Creamed Cauliflower Soup

Vegan and gluten-free

1 large head cauliflower, roughly chopped into florets

1 medium sized onion, sliced

2-3 cloves garlic, sliced

1 tbsp coconut oil

Thyme, about 1 tsp, to taste

Salt and pepper, to taste

Nutritional yeast, about 1-2 tbsp, to taste


Lightly steam the cauliflower.

While steaming, heat the oil in a pan, and saute the onions and garlic until they are lightly browned and fragrant.

Once cauliflower is fork-tender, run under cold water to cool a bit, then begin to puree with the onion and garlic mixture until very smooth(I did this in 3 smaller batches), transferring pureed soup back into pot as you go.  In the last blender-full, add about 1-2 tbsp nutritional yeast and 1 tsp thyme.

Season with salt and pepper to taste, and bring back to a simmer.

Delicious served immediately, and probably even better the next day.

Jailhouse cuisine

Don’t be mistaken – I am definitely NOT likening my amazing month of YTT to being in prison. I am (very) willingly here of my own free will and loving it.

We are fortunate to have a great restaurant that takes care of our meals for us, but I looooove cooking and baking and generally just getting creative in the kitchen. My roommate is the same way. So we’ve been working with the rather limited resources of our villa’s kitchen to create snacks and treats (please don’t tell our teacher about the amount of treats).

Grocery stores essentially don’t exist here, so food-making also involves a certain degree of swiping ingredients. This is where the “jailhouse cuisine” thing comes in. Anyone read/seen Orange is the New Black? It totally reminds me of the prisoners coming up with these prison specialties with the few items they can buy from the dispensary and steal from the cafeteria then cobble together with little more than a microwave. We have a stove top instead of a microwave, but you get the idea.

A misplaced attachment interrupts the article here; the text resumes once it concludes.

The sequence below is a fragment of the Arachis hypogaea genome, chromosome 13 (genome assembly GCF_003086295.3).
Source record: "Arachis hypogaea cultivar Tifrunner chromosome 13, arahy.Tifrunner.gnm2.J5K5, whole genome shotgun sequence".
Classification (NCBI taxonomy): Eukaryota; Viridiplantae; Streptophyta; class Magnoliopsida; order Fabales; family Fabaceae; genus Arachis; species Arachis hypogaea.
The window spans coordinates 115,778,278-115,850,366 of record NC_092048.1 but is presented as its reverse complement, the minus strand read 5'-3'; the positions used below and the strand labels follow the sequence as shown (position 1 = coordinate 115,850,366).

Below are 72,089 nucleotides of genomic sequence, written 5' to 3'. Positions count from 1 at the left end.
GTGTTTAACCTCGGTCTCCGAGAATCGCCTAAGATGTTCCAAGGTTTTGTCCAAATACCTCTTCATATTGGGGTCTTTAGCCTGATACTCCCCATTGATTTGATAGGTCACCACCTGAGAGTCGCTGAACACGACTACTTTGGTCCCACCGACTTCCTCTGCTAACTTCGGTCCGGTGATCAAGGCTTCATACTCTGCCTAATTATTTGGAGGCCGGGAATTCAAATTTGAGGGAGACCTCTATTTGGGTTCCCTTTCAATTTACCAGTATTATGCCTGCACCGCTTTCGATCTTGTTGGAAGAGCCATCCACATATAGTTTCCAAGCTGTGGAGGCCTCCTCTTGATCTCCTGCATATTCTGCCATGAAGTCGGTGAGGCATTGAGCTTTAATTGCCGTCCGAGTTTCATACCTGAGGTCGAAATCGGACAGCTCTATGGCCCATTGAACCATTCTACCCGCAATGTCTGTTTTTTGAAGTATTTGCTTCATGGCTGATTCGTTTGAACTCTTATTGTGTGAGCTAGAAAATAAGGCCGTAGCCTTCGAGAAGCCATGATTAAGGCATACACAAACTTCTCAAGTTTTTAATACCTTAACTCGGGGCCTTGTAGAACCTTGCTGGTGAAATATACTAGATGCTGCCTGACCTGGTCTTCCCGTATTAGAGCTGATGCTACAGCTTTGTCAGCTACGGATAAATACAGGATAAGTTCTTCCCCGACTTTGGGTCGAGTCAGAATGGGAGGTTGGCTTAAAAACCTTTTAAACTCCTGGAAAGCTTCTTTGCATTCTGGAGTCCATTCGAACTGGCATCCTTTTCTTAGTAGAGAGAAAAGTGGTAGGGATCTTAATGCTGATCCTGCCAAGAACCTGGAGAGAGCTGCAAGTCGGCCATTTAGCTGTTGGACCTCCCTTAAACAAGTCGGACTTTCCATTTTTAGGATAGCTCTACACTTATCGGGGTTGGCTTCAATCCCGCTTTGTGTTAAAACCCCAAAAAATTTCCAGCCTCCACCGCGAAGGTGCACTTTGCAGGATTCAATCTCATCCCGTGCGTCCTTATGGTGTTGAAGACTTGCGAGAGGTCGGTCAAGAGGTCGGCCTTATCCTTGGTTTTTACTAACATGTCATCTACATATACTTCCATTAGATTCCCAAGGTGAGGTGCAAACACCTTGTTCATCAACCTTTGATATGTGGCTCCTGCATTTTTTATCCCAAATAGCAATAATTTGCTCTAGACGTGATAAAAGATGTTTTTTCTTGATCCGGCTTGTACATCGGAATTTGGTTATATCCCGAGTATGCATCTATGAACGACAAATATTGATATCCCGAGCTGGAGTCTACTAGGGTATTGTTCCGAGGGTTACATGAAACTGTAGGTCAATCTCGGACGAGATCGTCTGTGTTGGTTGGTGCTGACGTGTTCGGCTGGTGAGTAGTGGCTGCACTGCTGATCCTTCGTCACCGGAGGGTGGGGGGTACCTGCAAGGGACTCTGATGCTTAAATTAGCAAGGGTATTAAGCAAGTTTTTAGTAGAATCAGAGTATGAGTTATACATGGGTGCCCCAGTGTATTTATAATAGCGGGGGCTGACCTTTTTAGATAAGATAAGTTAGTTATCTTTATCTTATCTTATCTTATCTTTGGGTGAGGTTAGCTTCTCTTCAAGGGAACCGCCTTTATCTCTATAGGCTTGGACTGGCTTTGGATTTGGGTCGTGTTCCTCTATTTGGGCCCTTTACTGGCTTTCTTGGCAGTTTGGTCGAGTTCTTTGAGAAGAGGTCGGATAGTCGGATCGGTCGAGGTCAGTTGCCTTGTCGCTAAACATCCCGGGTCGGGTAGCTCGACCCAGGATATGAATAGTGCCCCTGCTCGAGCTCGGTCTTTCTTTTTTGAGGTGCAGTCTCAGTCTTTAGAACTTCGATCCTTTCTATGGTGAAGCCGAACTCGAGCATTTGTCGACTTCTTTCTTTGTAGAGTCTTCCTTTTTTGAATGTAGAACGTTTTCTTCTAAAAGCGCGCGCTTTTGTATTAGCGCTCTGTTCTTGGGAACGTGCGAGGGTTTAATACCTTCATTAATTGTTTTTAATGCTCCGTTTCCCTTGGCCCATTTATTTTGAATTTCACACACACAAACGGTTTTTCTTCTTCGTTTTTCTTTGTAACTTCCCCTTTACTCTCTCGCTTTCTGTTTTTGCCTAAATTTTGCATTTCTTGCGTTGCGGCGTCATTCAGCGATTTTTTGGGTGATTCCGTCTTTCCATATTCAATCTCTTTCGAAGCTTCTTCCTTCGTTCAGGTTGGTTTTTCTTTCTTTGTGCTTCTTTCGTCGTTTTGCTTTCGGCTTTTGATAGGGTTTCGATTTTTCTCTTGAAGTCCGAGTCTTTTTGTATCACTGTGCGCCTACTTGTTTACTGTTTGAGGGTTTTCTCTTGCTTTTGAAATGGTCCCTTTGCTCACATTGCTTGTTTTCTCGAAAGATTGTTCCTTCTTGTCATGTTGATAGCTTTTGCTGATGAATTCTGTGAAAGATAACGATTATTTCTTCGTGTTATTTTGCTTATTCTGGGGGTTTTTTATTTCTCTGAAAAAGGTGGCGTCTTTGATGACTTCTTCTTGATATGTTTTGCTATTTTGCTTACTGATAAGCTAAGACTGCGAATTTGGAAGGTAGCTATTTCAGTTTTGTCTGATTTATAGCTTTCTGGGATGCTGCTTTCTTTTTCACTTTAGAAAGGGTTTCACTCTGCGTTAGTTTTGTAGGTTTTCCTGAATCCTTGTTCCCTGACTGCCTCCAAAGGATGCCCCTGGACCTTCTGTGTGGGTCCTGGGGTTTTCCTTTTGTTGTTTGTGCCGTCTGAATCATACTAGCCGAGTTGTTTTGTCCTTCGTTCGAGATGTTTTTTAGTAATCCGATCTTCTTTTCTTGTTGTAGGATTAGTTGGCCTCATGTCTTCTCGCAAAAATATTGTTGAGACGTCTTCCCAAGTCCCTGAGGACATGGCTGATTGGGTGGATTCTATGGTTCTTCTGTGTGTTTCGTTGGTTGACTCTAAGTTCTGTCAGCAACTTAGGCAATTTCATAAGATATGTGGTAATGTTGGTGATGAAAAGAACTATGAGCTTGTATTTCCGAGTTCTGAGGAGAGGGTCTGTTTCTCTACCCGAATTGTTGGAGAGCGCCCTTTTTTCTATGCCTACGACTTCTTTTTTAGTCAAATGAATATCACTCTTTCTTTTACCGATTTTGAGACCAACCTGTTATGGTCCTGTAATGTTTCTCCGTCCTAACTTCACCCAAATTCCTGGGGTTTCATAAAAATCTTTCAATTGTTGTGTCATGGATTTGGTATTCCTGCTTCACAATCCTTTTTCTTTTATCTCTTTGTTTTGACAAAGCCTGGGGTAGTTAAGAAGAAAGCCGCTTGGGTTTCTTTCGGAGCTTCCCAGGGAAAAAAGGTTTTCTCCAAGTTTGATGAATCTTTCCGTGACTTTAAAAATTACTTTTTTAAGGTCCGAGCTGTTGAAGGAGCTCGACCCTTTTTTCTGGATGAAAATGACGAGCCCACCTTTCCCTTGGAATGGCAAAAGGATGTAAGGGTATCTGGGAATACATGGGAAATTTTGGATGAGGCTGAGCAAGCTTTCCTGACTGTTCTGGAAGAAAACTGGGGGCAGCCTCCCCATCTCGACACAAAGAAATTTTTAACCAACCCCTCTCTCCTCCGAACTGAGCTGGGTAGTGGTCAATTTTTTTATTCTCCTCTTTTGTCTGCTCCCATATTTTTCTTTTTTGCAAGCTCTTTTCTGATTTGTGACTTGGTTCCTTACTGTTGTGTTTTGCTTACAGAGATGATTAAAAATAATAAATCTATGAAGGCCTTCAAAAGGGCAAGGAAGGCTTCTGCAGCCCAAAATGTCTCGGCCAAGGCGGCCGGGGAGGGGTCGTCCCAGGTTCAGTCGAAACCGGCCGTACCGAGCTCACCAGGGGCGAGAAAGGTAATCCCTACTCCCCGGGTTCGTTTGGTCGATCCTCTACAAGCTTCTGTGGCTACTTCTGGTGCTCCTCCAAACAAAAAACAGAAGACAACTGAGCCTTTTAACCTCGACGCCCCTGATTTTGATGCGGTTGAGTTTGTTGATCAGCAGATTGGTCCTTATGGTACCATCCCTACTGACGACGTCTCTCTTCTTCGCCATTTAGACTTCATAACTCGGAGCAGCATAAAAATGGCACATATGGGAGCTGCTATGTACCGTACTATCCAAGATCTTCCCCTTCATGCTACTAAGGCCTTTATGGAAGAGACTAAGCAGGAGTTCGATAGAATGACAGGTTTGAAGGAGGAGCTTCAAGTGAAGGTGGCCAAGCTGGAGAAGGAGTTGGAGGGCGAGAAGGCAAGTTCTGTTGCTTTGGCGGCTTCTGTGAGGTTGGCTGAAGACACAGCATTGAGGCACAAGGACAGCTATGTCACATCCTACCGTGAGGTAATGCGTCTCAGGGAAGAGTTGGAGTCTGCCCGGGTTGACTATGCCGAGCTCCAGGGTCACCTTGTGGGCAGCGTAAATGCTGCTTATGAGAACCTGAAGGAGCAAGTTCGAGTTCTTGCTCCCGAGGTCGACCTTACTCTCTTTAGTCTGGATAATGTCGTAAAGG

So far, we’ve made an awesome hummus (it took over an hour), vanilla-infused cocobiotic (think kombucha, but with coconut water instead of tea), and oh-so-much raw vegan chocolate. The chocolate has morphed from a basic coconut oil, cacao and chia seeds to peanut-butter-dipped-chocolate-covered-frozen-banana-bites and almond butter cups made in an ice cube tray. You heard.

Anyway, if you’re ever dying for chocolate and only have some basic pantry ingredients, a bowl, a freezer, and 2 minutes plus some waiting time, you’re in luck. And technically, none of these ingredients are bad for you. They’re all even in the superfoods family. You probably just shouldn’t eat the whole thing in one sitting.

All the measurements are really approximate because ummm I don’t have any measuring tools. But you can eyeball it.

Super Easy Raw Vegan Chocolate
1 cup organic cold-pressed coconut oil
4 heaping tbsp raw cacao powder
2 tbsp chia seeds
1-2 tbsp vanilla or chocolate or chai (do the chai!) protein powder (this acts as a sweetener)
Chopped raw almonds, raisins or whatever else you can pick out of the breakfast granola
1 pod worth of vanilla seeds
Pinch of sea salt

Make sure your coconut oil is liquid. This happens at above 21•, which is always in Bali. Stir in everything else, making sure to get any lumps of cacao smoothed out. Taste. A lot. Put the whole bowl in the freezer. In about 15 minutes it will be hard enough to roughly chop into pieces and devour.

Truffled Risotto with Mushrooms, Peas and Spinach (Paleo, Vegan)

When friends first started telling me I should start a blog, it had nothing to do with yoga and everything to do with wanting to steal my recipes.  I’m a wannabe vegan who can’t say no to cupcakes regardless of how they’re baked, or the occasional egg-laden brunch, and am definitely not paleo. How can anyone follow a meal plan that excludes peanut butter? Not this girl.

This recipe uses riced cauliflower in place of rice and cashews for creaminess.  I had seen a post by one of my favourite local vegan-ish bloggers Laura from The First Mess using riced cauliflower and was dying to try it.  I don’t think carbs are the enemy, but if you can replace essentially nutrient-devoid white rice with a vegetable….why not?